Even though Speaker Mike Johnson ran for his current role while insisting that the U.S. “can’t allow Vladimir Putin to prevail in Ukraine,” Vance interprets the bill as an effort to jam the House GOP and spark an internal conflict over Johnson’s speakership. “This is how you save Joe Biden’s presidency,” Vance writes. “By taking the chaos of Joe Biden’s tenure and making it about Republican chaos being even worse.”
To summarize the plot, it involves a Democrat-led chamber passing legislation supporting a generally popular cause that a plurality of Republican voters dislikes. That legislation will then sow chaos in the otherwise placid and preternaturally competent House GOP, culminating in Joe Biden’s reelection. And if it doesn’t, it will serve as a pretext to impeach Donald Trump for failing to execute the law — a theory of impeachment Vance deems “novel” while ignoring its apparent appeal to Republicans who see impeachment as a remedy to Biden’s refusal to enforce the law. Quite the intrigue.
The crux of Vance’s claim rests on a mechanism in the bill that ensures the availability of the funds Congress appropriates through the fall of 2025. This fairly standard provision is unlikely to be necessary — those funds will almost certainly be under contract well before that date. After all, if Vance believes the funding horizon for Ukraine is too long and hamstrings future presidents, that was not a reservation he expressed in his support of a House-backed bill providing for Israel’s defense through September 2025. We’re fast running out of good-faith explanations for Vance’s latest claim.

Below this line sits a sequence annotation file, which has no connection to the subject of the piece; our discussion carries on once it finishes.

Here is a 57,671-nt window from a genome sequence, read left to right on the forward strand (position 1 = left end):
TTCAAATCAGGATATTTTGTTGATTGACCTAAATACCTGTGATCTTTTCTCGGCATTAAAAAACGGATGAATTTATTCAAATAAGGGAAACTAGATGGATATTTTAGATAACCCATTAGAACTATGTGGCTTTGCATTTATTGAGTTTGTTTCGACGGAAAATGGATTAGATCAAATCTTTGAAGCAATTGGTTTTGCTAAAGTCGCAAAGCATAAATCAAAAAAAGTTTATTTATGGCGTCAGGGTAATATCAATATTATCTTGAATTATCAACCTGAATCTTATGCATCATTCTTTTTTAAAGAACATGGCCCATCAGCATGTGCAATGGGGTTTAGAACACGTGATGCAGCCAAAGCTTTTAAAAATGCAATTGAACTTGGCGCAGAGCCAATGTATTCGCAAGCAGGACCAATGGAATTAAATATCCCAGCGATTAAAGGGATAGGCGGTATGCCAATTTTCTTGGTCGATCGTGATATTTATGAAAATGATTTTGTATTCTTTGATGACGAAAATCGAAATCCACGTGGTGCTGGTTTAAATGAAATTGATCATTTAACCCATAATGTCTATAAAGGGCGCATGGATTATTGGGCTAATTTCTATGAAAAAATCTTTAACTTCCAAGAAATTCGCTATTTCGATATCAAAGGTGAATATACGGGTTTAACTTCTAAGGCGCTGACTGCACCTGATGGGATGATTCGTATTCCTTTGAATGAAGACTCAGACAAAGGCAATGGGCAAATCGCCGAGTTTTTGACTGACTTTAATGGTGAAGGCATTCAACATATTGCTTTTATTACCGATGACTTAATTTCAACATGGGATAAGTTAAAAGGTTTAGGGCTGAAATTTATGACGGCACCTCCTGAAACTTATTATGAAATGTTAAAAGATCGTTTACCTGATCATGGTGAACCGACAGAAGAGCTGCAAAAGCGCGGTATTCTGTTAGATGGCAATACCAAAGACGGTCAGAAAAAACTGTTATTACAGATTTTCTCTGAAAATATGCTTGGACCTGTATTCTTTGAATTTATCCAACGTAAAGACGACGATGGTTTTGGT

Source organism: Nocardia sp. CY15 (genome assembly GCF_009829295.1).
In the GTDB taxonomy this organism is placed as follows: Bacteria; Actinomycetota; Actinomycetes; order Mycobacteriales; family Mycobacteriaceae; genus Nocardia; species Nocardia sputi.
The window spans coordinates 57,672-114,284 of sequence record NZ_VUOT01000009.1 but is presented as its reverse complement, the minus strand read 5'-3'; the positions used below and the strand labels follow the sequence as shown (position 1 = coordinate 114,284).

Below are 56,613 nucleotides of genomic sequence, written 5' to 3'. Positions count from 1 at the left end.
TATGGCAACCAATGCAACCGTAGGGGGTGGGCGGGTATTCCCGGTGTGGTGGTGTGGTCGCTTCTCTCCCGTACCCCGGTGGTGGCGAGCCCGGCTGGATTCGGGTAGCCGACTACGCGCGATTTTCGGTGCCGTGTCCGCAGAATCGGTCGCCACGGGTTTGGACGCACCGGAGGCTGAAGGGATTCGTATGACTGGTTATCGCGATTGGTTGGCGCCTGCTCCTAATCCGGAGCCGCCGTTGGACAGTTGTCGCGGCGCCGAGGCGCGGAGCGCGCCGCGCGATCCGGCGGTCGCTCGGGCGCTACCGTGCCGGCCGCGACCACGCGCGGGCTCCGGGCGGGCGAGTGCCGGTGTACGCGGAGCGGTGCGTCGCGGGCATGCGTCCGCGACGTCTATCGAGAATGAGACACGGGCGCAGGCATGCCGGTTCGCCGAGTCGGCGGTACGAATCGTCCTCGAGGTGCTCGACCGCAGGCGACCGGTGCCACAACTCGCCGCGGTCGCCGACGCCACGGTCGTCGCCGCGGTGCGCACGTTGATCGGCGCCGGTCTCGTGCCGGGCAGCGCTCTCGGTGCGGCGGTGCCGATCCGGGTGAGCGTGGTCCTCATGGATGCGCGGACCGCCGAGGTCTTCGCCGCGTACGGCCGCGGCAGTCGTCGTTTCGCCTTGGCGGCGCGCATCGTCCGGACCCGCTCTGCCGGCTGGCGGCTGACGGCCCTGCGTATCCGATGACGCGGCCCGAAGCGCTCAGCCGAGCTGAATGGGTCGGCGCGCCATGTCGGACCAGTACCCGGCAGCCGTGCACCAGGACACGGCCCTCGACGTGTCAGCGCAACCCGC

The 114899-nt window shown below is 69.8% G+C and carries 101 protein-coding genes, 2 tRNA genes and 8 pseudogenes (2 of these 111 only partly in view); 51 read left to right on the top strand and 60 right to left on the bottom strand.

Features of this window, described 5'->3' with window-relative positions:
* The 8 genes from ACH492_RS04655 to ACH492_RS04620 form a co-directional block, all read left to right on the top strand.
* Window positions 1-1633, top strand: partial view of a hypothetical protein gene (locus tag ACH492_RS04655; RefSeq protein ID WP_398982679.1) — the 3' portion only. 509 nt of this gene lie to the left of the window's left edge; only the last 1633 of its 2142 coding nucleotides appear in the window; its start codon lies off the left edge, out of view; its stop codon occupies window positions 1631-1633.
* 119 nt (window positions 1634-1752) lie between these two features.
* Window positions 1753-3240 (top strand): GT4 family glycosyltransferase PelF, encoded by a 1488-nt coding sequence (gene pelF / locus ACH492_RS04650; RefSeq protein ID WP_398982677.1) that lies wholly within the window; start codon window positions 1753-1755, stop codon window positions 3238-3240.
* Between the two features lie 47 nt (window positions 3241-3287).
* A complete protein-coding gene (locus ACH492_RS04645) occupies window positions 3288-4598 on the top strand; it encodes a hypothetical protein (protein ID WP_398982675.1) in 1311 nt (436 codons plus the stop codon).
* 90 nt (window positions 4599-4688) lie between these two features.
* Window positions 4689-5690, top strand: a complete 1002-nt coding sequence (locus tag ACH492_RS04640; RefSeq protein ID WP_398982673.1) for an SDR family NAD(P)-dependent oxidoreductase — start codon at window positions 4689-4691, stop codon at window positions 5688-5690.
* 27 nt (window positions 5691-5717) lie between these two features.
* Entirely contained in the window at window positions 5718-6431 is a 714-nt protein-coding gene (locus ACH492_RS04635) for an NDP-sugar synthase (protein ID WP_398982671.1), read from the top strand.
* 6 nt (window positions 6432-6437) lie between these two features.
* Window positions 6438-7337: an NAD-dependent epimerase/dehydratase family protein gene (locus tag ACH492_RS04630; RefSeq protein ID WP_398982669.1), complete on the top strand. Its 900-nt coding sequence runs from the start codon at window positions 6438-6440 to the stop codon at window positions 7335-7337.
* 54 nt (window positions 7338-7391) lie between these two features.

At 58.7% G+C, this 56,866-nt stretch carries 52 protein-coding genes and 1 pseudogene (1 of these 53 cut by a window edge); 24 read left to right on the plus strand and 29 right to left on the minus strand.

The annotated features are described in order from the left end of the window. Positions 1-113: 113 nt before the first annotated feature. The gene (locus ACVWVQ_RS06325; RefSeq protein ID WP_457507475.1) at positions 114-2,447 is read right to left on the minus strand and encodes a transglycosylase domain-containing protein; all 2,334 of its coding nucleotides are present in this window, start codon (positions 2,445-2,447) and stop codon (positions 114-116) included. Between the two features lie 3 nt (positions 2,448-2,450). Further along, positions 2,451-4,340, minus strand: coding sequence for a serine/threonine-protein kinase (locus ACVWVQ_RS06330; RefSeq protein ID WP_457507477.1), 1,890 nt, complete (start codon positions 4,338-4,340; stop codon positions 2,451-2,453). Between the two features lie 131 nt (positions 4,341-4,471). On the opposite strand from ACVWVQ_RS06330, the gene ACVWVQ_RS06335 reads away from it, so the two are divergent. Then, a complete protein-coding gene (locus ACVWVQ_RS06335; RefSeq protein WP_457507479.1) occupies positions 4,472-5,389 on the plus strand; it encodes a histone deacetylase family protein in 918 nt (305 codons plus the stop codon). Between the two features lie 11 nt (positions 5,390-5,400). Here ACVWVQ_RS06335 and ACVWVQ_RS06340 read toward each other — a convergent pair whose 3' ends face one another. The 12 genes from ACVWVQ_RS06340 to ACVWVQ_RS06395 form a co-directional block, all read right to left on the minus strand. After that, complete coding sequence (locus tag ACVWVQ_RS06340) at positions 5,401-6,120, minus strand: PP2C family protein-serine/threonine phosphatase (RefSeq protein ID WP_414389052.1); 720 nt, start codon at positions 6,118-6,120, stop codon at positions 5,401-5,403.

Indeed, the senator’s enthusiastic effort to read malignancy into the attempt to take the issue of Ukraine off the agenda for the remainder of the calendar year could be construed as misplaced zeal if it didn’t contrast with Vance’s inability to see malice on the part of the country whose aggression made this initiative necessary.
The Ohio senator spent a good portion of a weekend he will never get back making excuses for the delusions under which Russian president Vladimir Putin operates, all while casting his domestic opponents as a threat to liberty akin to Putin’s regime.